as one of the young gentlemen who were to be hostages indenture bearing these words :—Memorandum quod for David Bruce. Roger de K, Miles was present at the cum ab incarnatione Domini 1308 conventum fuit et parliament held at Edinburgh, 25th September, 1357; concordatum inter nobiles viros Dominum Alexandrum and he is mentioned as alive 3d October, 1357, de Seatoun militem et Dominum Gilbertum de Haye
(Fædera); it follows, of necessary consequence, that militem et Dominum Nigellum Campbell militem apud Roger de K., murdered in June, 1357, must have been monasterium de Cambuskenneth 9° Septembris qui
a different person.-Annals of Scotland, vol. II, p. 242. tacta sancta eucharista, magnoque juramento facto,
« To this it may be answered, that at the period of jurarunt se debere libertatem regni et Robertum nuper the name of Kirkpatrick (nearly allied to each other)
the regent's murder, there were only two families of regem coronatum contra omnes mortales, Francos, Anglos, Scotos, defendere usque ad ultimum terminum
in existence-Stephen Kirkpatrick styled in the Charvitæ ipsorum.' Their seales are appended to the in- tulary of Kelso (1278), Dominus villæ de Closburn, denture in greene wax, togithir with the seal of Gulfrid, filius et hæres Domini Ade de Kirkpatrick, Militis Abbot of Cambuskenneth.»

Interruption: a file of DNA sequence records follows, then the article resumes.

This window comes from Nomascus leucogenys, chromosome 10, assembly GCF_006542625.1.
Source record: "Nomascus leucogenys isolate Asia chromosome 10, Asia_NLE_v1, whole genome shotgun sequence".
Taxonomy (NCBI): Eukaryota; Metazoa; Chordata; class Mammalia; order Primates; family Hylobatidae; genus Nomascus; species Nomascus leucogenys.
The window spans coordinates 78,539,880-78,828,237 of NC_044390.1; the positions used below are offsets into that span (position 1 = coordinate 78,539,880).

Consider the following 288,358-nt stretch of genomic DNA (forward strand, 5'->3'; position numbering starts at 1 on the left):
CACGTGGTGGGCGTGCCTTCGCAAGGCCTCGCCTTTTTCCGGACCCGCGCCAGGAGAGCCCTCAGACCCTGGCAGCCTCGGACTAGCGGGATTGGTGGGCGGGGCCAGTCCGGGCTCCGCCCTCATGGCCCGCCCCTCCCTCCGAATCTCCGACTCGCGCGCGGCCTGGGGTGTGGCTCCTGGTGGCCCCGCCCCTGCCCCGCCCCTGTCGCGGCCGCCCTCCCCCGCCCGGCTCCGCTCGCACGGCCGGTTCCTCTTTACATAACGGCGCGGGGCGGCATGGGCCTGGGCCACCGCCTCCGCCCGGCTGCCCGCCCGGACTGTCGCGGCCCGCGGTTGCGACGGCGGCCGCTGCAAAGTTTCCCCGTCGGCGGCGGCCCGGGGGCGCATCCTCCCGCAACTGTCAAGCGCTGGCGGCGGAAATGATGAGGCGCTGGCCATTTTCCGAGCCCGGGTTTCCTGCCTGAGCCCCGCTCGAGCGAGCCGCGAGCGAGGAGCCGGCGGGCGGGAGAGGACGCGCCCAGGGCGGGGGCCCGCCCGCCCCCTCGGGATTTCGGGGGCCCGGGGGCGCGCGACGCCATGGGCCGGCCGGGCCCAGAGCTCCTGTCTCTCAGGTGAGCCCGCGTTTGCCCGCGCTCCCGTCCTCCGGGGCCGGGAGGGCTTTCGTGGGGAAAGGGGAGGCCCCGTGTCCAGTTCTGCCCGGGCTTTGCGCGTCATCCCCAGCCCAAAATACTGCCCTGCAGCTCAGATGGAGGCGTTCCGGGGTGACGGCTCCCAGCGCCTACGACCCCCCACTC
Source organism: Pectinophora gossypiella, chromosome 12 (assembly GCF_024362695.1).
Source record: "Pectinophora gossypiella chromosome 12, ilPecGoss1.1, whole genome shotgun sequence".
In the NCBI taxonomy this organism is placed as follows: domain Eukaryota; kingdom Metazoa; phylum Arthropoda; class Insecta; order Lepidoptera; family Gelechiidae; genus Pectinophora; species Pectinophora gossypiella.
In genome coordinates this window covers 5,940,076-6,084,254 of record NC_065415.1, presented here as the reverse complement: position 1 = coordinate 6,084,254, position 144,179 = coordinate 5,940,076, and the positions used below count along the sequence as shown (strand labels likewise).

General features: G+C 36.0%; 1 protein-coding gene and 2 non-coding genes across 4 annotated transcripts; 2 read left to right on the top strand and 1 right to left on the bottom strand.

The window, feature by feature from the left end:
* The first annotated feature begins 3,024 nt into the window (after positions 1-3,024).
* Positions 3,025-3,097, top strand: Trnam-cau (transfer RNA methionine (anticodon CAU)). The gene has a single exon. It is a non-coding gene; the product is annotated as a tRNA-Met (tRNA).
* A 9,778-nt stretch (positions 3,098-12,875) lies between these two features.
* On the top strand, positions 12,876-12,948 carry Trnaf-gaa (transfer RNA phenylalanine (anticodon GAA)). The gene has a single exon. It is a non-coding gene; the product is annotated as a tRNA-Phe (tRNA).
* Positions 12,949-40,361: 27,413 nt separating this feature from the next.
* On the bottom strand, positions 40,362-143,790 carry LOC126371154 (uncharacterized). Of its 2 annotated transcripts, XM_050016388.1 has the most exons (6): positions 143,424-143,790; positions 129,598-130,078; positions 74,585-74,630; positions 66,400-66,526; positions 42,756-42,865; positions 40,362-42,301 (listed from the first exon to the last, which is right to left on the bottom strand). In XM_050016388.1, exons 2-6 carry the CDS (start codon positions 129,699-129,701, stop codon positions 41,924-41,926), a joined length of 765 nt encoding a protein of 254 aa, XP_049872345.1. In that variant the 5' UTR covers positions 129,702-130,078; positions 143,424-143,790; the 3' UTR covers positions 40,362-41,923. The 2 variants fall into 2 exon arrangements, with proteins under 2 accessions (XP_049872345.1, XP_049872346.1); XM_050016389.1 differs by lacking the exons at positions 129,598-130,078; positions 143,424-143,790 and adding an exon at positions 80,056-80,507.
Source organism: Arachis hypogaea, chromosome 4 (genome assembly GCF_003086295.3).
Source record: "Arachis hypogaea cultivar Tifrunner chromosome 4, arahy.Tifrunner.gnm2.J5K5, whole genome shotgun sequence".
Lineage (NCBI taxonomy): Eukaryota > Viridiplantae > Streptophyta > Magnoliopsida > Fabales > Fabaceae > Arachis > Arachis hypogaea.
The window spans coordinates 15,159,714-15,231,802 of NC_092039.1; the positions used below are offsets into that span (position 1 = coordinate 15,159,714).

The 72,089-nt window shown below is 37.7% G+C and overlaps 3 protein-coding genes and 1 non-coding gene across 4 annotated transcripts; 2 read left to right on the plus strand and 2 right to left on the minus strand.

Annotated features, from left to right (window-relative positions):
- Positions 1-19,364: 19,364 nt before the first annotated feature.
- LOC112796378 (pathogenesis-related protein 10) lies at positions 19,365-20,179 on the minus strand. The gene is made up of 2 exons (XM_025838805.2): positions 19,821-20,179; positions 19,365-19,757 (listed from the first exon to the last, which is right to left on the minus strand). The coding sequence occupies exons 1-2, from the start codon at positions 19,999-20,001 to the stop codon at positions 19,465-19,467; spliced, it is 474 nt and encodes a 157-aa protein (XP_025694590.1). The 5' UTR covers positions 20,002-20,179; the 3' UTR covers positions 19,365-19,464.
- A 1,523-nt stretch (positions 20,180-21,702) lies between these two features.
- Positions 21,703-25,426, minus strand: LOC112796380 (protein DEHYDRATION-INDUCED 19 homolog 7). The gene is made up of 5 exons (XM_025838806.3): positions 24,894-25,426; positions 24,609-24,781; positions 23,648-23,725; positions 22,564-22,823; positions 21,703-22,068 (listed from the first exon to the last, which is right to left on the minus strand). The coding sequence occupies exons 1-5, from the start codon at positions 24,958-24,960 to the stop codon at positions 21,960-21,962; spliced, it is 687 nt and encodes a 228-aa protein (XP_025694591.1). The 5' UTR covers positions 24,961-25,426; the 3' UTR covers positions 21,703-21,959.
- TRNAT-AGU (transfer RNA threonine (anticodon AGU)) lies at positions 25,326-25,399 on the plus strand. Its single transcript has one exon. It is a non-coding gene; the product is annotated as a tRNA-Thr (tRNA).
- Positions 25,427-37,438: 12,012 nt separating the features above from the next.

(whose father, Ivone de Kirkpatrick, witnesses a charter
of Robert Brus, Lord of Annandale, before the year Note 8. Stanza xiii.
1141), had two sons, Sir Roger, who carried on the line Vain Kirkpatrick's bloody dirk,
of Closchurn, and Duncan, who married Isobel, daughMaking sure of murder's work.
ter and heiress of Sir David Tortlorwald of that ilk; Every reader must recollect that the proximate cause they had a charter of the lands of Torthorwald from of Bruce's asserting his right to the crown of Scotland, King Robert Brus, dated 10th August, the year being was the death of John, called the Red Comyn. The omitted—Umplıray, the son of Duncan and Isobel, got causes of this act of violence, equally extraordinary a charter of Torthorwald from the king, 16th July, from the high rank both of the perpetrator and sufferer, 1322—his son, Roper of Torthorwald, got a charter and from the place where the slaughter was committed, from John the Grahame, son of Sir Jolin Grahame of are variously related by the Scottish and English histo- Mosskessen, of an ar:nual rent of 40 shillings, out of the